On Wednesday, Nebraska hired Trev Alberts as athletic director, replacing “retiring” director Bill Moos. Alberts, a standout linebacker at Nebraska from 1990-1993, served as athletic director for the University of Nebraska-Omaha since 2009, and saw UNO through a tumultuous period. While Alberts guided UNO’s transition to a full Division I athletic program, some fans of the program hold a grudge against him for cancelling the school’s football and wrestling programs.
Here’s three quick things to know about Nebraska’s new athletic director.
It’s a home-run hire for Nebraska
I’m a UNO alum and a hockey season-ticket holder since the program’s inception in 1997, so I have plenty of cred to talk about Alberts’ time in charge. I was devastated at the news about the football and wrestling programs being cut. But Alberts walked in to a UNO athletic program that was straining under massive mis-management, and under a time pressure to make a move to Division I. Alberts made the only decision he could have made for UNO’s athletic survival, as there was no way to preserve football and wrestling while maintaining D-I and Title IX eligibility.
Since then, UNO’s athletic department is experiencing a golden age. He hired Mike Gabinet as UNO’s hockey coach, who has put the program in better shape then it has been since its inception. He got the Baxter Arena built in AkSarBen, near campus and providing an amazing home for hockey, basketball, and volleyball. Soccer now occupies Caniglia Field on campus and is thriving, including a legitimate “Dodge Street Darby” rivalry with Creighton. Baseball and softball are flourishing, with brand new and gorgeous fields across the street from the Baxter Arena.
His decade-plus of success as an athletic director – in the state of Nebraska, no less – will be invaluable as he takes over in Lincoln. It’s clear from his emotional reaction at his introductory press conference that leading his alma mater is important to him. And his status as an ex-Husker combined with his success at UNO will give him all the credibility he needs to implement his vision.
The hot takes will be coming
Dunking on Nebraska has become popular sport for national media covering college athletics. At some level, I guess I get it, as Nebraska’s on-field performance has fallen so amazingly short of what coaches and at least some fans talk about it being.
So I guess we shouldn’t be surprised when we see something like this as a reaction to Alberts’ hire.
Yeah, ha ha, isn’t that funny to bring up Alberts’ time on ESPN from 2002-2005. Never mind the decade-plus of athletic director experience he’s picked up since then. And take it from someone who religiously watched College GameDay Final when Alberts and Mark May were on it – May never sounded reasonable on that show.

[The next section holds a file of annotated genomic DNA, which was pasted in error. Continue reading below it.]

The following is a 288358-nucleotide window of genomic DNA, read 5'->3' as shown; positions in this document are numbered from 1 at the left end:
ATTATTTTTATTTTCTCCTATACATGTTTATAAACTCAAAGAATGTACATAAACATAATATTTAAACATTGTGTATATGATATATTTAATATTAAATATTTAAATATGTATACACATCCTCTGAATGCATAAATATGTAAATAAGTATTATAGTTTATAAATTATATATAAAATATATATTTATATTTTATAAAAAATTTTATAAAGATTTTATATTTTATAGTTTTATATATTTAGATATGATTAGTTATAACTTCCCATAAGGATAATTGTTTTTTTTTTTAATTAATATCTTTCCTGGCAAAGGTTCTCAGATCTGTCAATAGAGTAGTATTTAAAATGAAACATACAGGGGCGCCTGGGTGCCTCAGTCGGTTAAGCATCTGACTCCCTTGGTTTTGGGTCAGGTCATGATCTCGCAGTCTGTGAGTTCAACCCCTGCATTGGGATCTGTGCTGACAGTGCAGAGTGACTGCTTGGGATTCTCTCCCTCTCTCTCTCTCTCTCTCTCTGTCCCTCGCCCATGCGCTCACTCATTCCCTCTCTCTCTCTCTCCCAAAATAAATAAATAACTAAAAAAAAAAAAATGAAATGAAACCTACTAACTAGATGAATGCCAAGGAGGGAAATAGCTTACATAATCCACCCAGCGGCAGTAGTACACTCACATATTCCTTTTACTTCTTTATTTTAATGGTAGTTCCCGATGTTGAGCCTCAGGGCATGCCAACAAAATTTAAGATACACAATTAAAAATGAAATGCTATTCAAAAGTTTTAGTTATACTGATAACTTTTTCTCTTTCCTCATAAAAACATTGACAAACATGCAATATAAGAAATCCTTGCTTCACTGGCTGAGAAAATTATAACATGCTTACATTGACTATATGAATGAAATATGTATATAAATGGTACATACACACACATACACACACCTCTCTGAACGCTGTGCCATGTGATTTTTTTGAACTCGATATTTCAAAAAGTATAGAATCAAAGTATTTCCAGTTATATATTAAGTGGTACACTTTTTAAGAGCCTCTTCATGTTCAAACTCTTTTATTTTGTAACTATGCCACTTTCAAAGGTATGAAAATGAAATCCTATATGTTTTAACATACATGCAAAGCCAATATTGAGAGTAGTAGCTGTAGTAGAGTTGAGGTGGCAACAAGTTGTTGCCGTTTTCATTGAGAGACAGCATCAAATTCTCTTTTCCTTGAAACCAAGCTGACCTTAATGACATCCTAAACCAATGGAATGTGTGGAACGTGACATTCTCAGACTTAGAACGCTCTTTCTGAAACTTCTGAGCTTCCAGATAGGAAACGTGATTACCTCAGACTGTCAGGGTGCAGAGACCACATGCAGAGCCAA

And this is from Matt Brown, who is for the most part a really solid and insightful journalist covering college sports. I shudder to think what Pat Forde’s Twitter timeline looks like.
So buckle up, Husker Fan, more of this will be coming.
Frost and Hoiberg are officially on the clock
No, not in 2021, absent things going comically wrong. But if Frost and Hoiberg aren’t able to right their respective ships in football and basketball, Alberts is exactly the kind of leader that will be able to make the tough call to let go a favored son. His status as an ex-Husker would give him the innate credibility necessary to talk about what it means to be successful at Nebraska. And his history at UNO of making the hard, necessary decision shows Alberts has the mettle to make that call if he has to.
Of course, Nebraska fans hope that call never needs to be made. And as we’ve discussed here, the table is set for both Frost and Hoiberg to find the success that they were assumed to bring.
But if Moos’ “retirement” turned up the heat on their metaphoric seats, then Alberts’ hiring just added a few logs to that fire.
One thought on “Nebraska Football: Three Quick Takes on the Hiring of Trev Alberts as Athletic Director”
Enjoyed the post, as always. I hadn’t heard about Alberts’s time at UNO in that level of detail, so that’s good to know. That said, I would disagree with the notion that Frost is not on the clock in 2021. I wrote a really long post analyzing the careers of successful coaches but then accidentally closed the tab and lost it all. But the crux of it was this: No other successful coach has needed more than four years to show tangible progress in their program. For me, that’s the biggest thing with Frost. It’s not just the wins and losses; Can anyone honestly say they trusted the defense more to get a critical stop last year than they did in Frost’s first year? I think, at best, you can say the defense has not improved, which, sadly, is a better result than the offense. I don’t think I’m rustling any feathers by saying the offense has regressed in each of the past two years. I hope that Martinez and Co. can finally fulfill the promised they showed in 2018, but that’s because I’m a fan and I have to.
If Frost needs more than four years to even get Nebraska back to qualifying for a bowl game, then either he’s not the guy, or it’s time to accept that Nebraska maybe simply can’t be good anymore. I’ve really started to wonder if that’s the case, and it’s certainly the impression given from articles like this: https://www.espn.com/college-football/insider/story/_/id/31817837/nebraska-big-ten-decade-struggle-stability